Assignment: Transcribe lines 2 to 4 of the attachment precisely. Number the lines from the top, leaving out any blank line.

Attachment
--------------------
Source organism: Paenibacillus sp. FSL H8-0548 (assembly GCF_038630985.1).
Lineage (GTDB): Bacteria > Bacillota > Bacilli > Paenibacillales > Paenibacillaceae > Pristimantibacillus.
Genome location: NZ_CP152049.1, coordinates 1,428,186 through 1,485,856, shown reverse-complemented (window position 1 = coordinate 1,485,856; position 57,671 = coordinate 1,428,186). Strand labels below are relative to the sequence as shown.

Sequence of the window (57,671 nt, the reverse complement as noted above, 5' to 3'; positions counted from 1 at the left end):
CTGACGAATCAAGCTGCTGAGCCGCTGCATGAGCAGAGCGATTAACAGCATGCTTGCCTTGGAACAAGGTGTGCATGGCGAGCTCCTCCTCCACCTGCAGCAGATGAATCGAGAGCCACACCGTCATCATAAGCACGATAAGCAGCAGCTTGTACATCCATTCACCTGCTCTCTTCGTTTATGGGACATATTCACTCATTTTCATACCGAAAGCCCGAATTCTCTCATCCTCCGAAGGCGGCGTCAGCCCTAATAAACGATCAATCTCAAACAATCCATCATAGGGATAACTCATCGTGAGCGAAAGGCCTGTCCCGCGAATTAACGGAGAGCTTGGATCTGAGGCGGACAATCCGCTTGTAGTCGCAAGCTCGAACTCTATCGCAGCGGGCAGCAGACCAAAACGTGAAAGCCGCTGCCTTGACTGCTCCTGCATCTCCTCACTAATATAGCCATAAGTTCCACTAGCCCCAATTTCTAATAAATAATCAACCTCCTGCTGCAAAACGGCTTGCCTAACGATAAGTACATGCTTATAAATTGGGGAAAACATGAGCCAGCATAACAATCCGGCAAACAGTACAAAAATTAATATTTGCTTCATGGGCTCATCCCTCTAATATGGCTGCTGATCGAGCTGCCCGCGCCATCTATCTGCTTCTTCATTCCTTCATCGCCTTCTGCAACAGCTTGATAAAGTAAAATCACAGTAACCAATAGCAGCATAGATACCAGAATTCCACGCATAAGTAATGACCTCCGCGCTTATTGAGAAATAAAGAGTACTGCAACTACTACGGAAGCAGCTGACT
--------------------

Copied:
Lineage (GTDB): Bacteria > Bacillota > Bacilli > Paenibacillales > Paenibacillaceae > Pristimantibacillus.
Genome location: NZ_CP152049.1, coordinates 1,428,186 through 1,485,856, shown reverse-complemented (window position 1 = coordinate 1,485,856; position 57,671 = coordinate 1,428,186). Strand labels below are relative to the sequence as shown.

Sequence of the window (57,671 nt, the reverse complement as noted above, 5' to 3'; positions counted from 1 at the left end):